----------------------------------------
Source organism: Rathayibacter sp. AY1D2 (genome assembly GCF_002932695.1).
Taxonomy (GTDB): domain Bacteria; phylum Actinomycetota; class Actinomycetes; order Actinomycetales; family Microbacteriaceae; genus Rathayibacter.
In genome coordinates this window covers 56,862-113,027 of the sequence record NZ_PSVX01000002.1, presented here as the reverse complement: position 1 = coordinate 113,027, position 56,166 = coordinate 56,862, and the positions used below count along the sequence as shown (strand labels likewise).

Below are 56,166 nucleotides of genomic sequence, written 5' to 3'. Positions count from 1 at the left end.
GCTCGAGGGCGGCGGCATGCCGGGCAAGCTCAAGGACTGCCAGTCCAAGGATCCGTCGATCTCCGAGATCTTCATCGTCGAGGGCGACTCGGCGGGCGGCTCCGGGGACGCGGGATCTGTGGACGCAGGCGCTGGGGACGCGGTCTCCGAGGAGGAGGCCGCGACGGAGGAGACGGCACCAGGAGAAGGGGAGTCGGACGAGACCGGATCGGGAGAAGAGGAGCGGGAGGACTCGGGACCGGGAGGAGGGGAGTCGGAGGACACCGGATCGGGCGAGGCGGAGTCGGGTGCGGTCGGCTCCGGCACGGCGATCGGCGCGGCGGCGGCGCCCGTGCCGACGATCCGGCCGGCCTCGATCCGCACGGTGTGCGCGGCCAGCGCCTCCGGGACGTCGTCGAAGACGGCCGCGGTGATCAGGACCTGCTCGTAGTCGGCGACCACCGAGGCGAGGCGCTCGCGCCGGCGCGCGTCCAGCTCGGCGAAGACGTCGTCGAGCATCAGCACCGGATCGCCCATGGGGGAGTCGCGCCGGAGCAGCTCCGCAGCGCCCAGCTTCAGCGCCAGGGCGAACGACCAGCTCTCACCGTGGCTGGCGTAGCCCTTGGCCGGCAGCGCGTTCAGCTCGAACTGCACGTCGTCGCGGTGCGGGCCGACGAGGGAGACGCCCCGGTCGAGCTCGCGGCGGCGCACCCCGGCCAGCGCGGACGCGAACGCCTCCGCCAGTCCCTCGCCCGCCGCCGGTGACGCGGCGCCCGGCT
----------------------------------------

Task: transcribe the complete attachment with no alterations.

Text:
Source organism: Rathayibacter sp. AY1D2 (genome assembly GCF_002932695.1).
Taxonomy (GTDB): domain Bacteria; phylum Actinomycetota; class Actinomycetes; order Actinomycetales; family Microbacteriaceae; genus Rathayibacter.
In genome coordinates this window covers 56,862-113,027 of the sequence record NZ_PSVX01000002.1, presented here as the reverse complement: position 1 = coordinate 113,027, position 56,166 = coordinate 56,862, and the positions used below count along the sequence as shown (strand labels likewise).

Below are 56,166 nucleotides of genomic sequence, written 5' to 3'. Positions count from 1 at the left end.
GCTCGAGGGCGGCGGCATGCCGGGCAAGCTCAAGGACTGCCAGTCCAAGGATCCGTCGATCTCCGAGATCTTCATCGTCGAGGGCGACTCGGCGGGCGGCTCCGGGGACGCGGGATCTGTGGACGCAGGCGCTGGGGACGCGGTCTCCGAGGAGGAGGCCGCGACGGAGGAGACGGCACCAGGAGAAGGGGAGTCGGACGAGACCGGATCGGGAGAAGAGGAGCGGGAGGACTCGGGACCGGGAGGAGGGGAGTCGGAGGACACCGGATCGGGCGAGGCGGAGTCGGGTGCGGTCGGCTCCGGCACGGCGATCGGCGCGGCGGCGGCGCCCGTGCCGACGATCCGGCCGGCCTCGATCCGCACGGTGTGCGCGGCCAGCGCCTCCGGGACGTCGTCGAAGACGGCCGCGGTGATCAGGACCTGCTCGTAGTCGGCGACCACCGAGGCGAGGCGCTCGCGCCGGCGCGCGTCCAGCTCGGCGAAGACGTCGTCGAGCATCAGCACCGGATCGCCCATGGGGGAGTCGCGCCGGAGCAGCTCCGCAGCGCCCAGCTTCAGCGCCAGGGCGAACGACCAGCTCTCACCGTGGCTGGCGTAGCCCTTGGCCGGCAGCGCGTTCAGCTCGAACTGCACGTCGTCGCGGTGCGGGCCGACGAGGGAGACGCCCCGGTCGAGCTCGCGGCGGCGCACCCCGGCCAGCGCGGACGCGAACGCCTCCGCCAGTCCCTCGCCCGCCGCCGGTGACGCGGCGCCCGGCT